Palermo Cathedral was erected in 1185 by Walter Ophamil, the Anglo-Norman archbishop of Palermo and King William II’s minister, on the site of an earlier basilica. The church that predated the cathedral was founded by St. Gregory and in the 9th century was turned into a mosque by the Saracens after the conquest of Palermo, this Muslim influence is evidenced in Quran verses carved into parts of the building. The cathedral has been altered, restored and has a long history of additions. The corner towers date from between the 14th and 15th centuries and the southern porch was added during the early Renaissance period. There were significant changes to the cathedral between 1781 and 1801, it was these changes that gave it its current neoclassical appearance.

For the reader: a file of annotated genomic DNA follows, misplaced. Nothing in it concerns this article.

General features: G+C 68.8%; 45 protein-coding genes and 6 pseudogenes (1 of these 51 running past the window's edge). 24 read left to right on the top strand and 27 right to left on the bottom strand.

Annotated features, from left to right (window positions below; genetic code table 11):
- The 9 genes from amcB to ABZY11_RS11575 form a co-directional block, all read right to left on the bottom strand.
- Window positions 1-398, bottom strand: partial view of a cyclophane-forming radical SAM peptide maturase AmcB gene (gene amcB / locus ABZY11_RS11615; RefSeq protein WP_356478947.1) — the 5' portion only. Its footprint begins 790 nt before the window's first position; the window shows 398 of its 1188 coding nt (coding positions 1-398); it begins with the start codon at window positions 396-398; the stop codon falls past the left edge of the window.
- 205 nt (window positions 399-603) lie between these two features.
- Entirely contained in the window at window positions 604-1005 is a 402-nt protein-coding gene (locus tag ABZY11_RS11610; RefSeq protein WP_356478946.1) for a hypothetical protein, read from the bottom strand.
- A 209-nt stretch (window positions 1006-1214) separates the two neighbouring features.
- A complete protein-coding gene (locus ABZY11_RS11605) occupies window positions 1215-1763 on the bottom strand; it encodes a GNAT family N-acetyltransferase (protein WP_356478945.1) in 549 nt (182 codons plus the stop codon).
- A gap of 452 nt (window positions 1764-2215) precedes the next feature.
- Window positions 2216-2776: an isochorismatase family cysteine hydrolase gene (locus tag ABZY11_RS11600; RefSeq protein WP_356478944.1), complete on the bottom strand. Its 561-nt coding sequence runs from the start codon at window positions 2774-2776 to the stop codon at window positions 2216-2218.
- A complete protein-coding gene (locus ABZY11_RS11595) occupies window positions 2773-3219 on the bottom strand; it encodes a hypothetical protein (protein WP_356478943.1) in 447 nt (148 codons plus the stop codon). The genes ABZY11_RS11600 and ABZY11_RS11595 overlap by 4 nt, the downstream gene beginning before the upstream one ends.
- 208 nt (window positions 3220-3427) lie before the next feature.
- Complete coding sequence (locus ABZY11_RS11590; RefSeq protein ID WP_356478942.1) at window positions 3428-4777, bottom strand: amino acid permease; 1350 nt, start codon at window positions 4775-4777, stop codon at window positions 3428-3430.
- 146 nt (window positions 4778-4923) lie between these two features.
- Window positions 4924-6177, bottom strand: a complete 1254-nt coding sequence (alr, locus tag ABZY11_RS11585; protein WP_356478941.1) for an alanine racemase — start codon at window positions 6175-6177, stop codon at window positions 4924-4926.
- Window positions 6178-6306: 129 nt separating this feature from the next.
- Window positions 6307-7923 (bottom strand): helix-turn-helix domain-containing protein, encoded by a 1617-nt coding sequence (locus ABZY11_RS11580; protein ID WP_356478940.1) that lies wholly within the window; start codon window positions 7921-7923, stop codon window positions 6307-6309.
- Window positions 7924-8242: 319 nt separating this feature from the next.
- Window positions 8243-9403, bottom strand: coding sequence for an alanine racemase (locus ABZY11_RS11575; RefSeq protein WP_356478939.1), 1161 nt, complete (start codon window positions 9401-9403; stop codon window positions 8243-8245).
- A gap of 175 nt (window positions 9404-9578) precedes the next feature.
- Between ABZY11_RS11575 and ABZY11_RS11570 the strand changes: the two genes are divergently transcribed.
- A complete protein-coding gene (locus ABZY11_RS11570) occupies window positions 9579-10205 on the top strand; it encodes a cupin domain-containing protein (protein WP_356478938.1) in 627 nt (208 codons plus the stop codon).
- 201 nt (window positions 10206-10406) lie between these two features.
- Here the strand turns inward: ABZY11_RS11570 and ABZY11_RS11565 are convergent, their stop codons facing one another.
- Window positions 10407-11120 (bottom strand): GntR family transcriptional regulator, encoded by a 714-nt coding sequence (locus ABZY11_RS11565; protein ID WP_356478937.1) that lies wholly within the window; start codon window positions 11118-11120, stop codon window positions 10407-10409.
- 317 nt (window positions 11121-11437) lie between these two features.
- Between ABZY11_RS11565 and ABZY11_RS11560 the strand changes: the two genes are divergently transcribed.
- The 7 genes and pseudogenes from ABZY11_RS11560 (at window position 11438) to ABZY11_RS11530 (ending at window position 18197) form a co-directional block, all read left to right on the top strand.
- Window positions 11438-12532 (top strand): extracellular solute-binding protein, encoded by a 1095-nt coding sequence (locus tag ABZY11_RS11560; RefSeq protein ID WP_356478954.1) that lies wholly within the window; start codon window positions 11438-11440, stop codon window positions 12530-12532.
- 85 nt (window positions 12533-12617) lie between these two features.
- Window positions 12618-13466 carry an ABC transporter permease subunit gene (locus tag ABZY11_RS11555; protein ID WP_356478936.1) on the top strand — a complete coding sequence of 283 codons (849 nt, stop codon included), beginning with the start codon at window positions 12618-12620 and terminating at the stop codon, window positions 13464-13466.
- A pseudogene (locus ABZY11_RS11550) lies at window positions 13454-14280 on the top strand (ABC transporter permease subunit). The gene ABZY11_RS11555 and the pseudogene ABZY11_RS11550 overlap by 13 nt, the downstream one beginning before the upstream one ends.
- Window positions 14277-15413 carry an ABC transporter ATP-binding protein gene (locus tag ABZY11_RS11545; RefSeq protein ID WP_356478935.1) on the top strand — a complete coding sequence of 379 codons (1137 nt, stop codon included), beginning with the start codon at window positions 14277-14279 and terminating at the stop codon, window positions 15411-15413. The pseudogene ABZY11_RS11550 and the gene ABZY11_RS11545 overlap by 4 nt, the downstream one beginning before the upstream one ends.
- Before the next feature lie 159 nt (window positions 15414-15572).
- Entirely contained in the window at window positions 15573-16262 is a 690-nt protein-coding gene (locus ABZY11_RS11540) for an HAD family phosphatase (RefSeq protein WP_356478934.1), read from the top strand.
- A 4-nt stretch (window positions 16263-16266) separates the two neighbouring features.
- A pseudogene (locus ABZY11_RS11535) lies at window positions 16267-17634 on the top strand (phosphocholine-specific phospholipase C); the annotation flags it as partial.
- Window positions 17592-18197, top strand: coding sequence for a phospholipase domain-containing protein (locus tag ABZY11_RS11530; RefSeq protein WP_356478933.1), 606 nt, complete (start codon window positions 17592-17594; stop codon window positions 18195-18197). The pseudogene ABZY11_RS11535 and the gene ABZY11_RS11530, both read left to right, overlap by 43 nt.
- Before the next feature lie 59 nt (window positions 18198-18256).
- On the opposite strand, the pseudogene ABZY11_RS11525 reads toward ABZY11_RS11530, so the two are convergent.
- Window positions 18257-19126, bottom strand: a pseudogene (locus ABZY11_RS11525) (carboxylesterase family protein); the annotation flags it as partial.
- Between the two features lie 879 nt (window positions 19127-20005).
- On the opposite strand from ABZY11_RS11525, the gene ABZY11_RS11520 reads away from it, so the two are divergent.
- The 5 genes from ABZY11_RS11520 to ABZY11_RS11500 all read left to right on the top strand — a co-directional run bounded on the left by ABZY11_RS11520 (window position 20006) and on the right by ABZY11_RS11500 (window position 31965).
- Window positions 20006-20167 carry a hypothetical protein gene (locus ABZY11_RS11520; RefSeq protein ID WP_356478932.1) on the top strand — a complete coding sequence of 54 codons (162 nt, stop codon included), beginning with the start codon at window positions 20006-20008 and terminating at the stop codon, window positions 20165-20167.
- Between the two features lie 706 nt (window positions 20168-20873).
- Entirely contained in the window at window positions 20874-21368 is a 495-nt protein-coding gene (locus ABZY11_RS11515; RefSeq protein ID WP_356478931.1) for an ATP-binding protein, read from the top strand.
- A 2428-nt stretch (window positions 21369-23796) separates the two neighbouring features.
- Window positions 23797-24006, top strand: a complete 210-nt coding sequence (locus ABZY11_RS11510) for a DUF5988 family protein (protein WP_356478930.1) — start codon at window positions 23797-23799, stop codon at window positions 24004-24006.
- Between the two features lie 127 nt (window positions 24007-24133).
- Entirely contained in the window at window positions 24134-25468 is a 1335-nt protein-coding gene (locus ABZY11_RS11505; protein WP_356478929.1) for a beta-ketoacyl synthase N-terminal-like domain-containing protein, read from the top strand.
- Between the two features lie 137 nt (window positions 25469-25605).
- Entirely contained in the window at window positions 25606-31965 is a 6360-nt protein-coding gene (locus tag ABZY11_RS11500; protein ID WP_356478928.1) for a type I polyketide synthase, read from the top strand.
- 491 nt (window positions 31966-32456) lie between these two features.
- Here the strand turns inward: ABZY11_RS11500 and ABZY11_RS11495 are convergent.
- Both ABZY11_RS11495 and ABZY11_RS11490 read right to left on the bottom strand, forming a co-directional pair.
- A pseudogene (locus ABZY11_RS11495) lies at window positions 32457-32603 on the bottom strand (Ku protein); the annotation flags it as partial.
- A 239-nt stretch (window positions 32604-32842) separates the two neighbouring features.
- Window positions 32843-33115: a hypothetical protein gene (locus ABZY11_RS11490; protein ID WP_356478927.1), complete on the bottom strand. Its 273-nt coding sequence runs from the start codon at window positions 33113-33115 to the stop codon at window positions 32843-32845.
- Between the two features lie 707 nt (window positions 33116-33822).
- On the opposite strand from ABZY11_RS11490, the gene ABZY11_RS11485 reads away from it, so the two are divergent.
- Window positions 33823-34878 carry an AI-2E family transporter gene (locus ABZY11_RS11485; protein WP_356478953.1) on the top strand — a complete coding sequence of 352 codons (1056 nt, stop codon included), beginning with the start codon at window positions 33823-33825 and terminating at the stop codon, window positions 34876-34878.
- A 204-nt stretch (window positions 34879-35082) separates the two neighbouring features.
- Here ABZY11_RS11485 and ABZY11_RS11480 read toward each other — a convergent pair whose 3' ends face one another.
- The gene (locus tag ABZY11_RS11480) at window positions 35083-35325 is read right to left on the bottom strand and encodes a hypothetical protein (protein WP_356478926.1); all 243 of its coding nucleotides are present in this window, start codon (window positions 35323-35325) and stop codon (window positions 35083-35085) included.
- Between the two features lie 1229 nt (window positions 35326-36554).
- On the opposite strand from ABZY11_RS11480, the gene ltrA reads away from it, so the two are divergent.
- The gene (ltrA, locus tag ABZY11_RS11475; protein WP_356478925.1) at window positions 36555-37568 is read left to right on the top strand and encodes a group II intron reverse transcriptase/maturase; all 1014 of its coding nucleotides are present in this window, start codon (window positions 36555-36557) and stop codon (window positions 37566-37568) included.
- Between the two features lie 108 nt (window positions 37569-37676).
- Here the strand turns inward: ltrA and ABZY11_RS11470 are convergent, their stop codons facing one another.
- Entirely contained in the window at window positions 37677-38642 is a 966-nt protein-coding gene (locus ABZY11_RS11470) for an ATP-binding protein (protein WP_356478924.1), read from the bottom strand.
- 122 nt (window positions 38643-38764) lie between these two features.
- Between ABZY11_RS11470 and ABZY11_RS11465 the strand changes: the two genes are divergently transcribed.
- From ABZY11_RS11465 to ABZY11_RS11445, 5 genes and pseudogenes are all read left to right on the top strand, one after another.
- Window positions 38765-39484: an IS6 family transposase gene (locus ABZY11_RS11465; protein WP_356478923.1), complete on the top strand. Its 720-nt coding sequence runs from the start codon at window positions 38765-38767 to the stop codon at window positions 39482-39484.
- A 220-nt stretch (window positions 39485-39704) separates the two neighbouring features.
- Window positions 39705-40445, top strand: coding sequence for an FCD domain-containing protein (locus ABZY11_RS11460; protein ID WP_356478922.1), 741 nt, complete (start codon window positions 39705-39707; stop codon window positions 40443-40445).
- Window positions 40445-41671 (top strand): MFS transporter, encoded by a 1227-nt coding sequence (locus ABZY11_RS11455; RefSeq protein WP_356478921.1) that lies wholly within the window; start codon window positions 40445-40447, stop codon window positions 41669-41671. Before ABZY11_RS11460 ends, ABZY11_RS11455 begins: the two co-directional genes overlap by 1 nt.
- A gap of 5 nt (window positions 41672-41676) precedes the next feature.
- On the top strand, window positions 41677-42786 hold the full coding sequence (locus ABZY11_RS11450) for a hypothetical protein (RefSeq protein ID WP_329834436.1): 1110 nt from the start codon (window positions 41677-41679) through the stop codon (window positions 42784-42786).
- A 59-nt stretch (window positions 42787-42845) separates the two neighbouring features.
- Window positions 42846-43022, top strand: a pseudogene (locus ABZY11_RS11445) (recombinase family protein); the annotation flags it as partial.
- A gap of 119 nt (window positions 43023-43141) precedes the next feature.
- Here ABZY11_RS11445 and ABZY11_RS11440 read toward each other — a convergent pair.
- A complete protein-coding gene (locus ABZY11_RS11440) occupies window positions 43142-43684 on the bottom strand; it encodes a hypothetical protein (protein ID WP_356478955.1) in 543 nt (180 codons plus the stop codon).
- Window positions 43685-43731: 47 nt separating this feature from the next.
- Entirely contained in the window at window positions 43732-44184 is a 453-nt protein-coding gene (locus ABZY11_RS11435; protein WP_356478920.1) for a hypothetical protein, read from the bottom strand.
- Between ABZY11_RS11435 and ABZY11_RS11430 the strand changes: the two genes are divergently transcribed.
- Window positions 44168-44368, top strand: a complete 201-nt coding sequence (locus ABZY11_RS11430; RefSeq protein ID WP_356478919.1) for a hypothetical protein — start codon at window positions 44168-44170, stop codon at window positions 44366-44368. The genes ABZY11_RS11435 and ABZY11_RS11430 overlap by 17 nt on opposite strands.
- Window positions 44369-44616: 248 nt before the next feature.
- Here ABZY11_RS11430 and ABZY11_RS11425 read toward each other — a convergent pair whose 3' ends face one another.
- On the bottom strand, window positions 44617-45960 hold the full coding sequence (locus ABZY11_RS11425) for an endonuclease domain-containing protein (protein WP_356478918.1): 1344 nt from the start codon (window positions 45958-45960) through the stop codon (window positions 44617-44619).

The crypt of the cathedral houses the tombs and sarcophagi of Roman, Byzantine and Norman ages. The archbishop Walter Ophamil is buried here alongside other members of the royalty and nobility. The cathedral also contains a treasury with immaculate goblets and vestments dating from the late middle ages. One of the more unusual aspects of the cathedral is that it has a heliometer (a solar observatory) built in 1690, it is one of a number built in Italy during the 17th and 18th centuries to standardise time across the country. A small hole in one of the minor domes acts as a pinhole camera, projecting an image of the sun onto the floor at solar noon (12:00 in winter, 13:00 in summer). There is a bronze line named ‘la Meridiana’, on the floor running north to south, the ends of the line mark the positions at the summer and winter solstices, signs of the zodiac show the various other dates throughout the year.
GPS: 38.11431, 13.35596